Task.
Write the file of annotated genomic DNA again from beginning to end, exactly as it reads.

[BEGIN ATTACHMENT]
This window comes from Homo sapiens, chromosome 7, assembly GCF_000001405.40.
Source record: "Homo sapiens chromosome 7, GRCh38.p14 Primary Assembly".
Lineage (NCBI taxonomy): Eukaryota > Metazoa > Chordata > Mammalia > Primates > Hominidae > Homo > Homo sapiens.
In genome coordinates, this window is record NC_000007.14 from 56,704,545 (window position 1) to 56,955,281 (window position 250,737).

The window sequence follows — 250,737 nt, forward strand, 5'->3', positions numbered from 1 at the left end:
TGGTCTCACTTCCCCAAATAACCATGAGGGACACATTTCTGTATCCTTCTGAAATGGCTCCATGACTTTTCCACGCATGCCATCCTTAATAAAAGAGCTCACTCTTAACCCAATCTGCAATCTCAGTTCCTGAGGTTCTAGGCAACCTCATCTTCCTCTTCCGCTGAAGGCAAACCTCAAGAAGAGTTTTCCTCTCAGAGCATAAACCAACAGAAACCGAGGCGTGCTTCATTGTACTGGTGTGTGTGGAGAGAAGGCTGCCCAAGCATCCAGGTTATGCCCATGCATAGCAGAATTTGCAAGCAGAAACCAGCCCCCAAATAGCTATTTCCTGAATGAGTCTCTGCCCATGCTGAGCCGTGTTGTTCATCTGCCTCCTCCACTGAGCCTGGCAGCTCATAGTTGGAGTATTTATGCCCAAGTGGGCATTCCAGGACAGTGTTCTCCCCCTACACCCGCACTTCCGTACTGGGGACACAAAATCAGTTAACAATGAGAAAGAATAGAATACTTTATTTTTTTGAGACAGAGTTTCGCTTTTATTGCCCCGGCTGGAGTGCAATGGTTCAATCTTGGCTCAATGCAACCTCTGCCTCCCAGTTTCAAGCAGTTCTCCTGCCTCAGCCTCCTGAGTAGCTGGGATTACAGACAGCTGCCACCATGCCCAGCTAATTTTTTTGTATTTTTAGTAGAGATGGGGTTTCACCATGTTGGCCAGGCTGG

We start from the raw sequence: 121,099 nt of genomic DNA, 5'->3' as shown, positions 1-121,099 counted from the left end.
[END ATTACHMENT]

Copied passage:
This window comes from Homo sapiens, chromosome 7, assembly GCF_000001405.40.
Source record: "Homo sapiens chromosome 7, GRCh38.p14 Primary Assembly".
Lineage (NCBI taxonomy): Eukaryota > Metazoa > Chordata > Mammalia > Primates > Hominidae > Homo > Homo sapiens.
In genome coordinates, this window is record NC_000007.14 from 56,704,545 (window position 1) to 56,955,281 (window position 250,737).

The window sequence follows — 250,737 nt, forward strand, 5'->3', positions numbered from 1 at the left end:
TGGTCTCACTTCCCCAAATAACCATGAGGGACACATTTCTGTATCCTTCTGAAATGGCTCCATGACTTTTCCACGCATGCCATCCTTAATAAAAGAGCTCACTCTTAACCCAATCTGCAATCTCAGTTCCTGAGGTTCTAGGCAACCTCATCTTCCTCTTCCGCTGAAGGCAAACCTCAAGAAGAGTTTTCCTCTCAGAGCATAAACCAACAGAAACCGAGGCGTGCTTCATTGTACTGGTGTGTGTGGAGAGAAGGCTGCCCAAGCATCCAGGTTATGCCCATGCATAGCAGAATTTGCAAGCAGAAACCAGCCCCCAAATAGCTATTTCCTGAATGAGTCTCTGCCCATGCTGAGCCGTGTTGTTCATCTGCCTCCTCCACTGAGCCTGGCAGCTCATAGTTGGAGTATTTATGCCCAAGTGGGCATTCCAGGACAGTGTTCTCCCCCTACACCCGCACTTCCGTACTGGGGACACAAAATCAGTTAACAATGAGAAAGAATAGAATACTTTATTTTTTTGAGACAGAGTTTCGCTTTTATTGCCCCGGCTGGAGTGCAATGGTTCAATCTTGGCTCAATGCAACCTCTGCCTCCCAGTTTCAAGCAGTTCTCCTGCCTCAGCCTCCTGAGTAGCTGGGATTACAGACAGCTGCCACCATGCCCAGCTAATTTTTTTGTATTTTTAGTAGAGATGGGGTTTCACCATGTTGGCCAGGCTGG

We start from the raw sequence: 121,099 nt of genomic DNA, 5'->3' as shown, positions 1-121,099 counted from the left end.